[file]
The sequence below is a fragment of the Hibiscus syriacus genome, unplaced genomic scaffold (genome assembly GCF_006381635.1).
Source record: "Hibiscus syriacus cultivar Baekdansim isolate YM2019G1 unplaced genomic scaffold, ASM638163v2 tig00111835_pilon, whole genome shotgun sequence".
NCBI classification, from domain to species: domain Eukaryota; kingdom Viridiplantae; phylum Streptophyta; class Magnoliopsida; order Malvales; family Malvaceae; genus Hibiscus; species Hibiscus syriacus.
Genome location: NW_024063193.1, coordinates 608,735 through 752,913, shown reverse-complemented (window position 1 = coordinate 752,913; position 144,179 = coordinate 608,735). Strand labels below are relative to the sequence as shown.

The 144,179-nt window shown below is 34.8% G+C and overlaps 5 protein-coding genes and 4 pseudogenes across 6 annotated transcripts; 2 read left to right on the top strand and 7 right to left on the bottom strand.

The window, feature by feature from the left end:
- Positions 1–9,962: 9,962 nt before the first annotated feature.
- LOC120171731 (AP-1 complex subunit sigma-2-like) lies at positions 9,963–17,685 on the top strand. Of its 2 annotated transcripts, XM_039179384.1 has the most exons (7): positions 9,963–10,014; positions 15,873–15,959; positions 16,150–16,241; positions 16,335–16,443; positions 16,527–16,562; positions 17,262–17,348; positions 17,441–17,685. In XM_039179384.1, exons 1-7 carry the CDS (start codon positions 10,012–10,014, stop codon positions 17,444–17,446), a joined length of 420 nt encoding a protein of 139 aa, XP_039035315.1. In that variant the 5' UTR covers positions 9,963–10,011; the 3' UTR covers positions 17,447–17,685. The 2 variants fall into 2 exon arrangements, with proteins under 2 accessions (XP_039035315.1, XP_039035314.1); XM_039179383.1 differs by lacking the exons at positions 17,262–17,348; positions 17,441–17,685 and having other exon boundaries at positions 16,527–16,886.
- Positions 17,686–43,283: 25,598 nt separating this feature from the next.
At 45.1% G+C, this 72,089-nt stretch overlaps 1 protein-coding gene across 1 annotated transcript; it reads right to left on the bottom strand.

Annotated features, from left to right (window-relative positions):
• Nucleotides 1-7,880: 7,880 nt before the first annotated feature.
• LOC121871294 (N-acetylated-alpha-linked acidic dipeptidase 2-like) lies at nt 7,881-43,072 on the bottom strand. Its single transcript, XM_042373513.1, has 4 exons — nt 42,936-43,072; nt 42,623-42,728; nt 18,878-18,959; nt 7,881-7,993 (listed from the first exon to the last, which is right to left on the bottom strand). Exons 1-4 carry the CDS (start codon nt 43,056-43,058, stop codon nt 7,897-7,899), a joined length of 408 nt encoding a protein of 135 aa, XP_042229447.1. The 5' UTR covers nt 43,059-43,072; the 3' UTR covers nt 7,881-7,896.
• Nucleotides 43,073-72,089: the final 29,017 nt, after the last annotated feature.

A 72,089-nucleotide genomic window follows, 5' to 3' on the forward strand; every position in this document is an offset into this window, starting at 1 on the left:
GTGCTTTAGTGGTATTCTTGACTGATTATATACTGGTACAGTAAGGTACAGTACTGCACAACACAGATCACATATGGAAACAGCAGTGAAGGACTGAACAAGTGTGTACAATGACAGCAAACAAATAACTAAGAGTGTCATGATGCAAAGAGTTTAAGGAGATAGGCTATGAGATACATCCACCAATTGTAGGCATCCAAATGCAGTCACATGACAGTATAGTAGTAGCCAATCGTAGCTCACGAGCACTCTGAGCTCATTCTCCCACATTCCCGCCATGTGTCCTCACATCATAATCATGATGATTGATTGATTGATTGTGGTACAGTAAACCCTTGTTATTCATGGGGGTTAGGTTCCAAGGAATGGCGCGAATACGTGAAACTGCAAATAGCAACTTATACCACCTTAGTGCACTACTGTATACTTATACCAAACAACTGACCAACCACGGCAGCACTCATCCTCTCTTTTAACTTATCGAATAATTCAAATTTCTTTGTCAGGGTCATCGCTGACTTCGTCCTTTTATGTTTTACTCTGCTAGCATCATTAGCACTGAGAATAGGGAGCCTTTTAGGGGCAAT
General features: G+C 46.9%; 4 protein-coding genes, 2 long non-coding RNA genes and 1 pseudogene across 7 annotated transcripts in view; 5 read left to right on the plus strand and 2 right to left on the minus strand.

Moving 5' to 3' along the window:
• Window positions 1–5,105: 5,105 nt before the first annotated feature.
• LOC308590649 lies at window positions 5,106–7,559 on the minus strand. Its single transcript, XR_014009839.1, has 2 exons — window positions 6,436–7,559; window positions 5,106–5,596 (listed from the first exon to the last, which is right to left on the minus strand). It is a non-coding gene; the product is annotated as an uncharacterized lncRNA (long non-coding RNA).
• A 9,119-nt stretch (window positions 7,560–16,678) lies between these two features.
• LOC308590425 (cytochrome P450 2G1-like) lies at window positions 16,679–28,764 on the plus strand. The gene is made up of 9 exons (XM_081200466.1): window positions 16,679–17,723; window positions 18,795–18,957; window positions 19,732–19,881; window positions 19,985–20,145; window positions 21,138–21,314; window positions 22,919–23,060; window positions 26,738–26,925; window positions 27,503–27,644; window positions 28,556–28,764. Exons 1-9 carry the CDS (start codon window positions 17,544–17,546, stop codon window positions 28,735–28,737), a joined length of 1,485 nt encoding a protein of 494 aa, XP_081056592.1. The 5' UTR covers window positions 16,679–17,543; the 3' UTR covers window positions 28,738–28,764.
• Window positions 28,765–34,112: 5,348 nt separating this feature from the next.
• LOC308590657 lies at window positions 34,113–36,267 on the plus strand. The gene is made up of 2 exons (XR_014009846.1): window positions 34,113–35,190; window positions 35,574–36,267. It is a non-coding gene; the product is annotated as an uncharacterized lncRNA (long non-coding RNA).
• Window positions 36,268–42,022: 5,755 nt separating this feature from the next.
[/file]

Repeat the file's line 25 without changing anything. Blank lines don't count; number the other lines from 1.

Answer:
• Window positions 36,268–42,022: 5,755 nt separating this feature from the next.